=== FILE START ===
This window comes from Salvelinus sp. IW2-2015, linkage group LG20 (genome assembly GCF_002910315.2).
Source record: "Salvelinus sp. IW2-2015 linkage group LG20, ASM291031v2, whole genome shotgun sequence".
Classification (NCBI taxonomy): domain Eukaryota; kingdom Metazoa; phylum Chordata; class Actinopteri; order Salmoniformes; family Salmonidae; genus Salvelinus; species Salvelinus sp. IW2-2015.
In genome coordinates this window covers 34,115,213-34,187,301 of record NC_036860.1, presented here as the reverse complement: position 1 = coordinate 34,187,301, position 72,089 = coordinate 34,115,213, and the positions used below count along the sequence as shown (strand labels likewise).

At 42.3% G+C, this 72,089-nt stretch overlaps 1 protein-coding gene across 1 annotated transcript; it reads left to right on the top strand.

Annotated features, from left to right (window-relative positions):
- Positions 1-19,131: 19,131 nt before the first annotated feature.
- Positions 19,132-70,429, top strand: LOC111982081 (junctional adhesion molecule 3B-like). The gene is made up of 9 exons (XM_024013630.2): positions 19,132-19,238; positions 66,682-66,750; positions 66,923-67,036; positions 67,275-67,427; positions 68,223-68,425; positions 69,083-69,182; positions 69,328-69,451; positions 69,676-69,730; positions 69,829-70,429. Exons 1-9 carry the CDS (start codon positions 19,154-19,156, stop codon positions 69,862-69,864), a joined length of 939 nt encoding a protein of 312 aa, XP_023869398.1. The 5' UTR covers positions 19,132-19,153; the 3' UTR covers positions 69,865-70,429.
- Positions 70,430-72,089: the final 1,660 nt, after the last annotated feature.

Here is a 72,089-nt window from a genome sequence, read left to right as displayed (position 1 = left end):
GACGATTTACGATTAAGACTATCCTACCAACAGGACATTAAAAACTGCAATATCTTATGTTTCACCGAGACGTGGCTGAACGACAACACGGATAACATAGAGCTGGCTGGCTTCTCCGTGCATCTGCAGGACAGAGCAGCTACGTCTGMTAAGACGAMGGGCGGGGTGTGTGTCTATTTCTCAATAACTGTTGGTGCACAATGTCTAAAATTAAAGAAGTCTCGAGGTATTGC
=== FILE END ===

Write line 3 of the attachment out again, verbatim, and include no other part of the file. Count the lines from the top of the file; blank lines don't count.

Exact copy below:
Classification (NCBI taxonomy): domain Eukaryota; kingdom Metazoa; phylum Chordata; class Actinopteri; order Salmoniformes; family Salmonidae; genus Salvelinus; species Salvelinus sp. IW2-2015.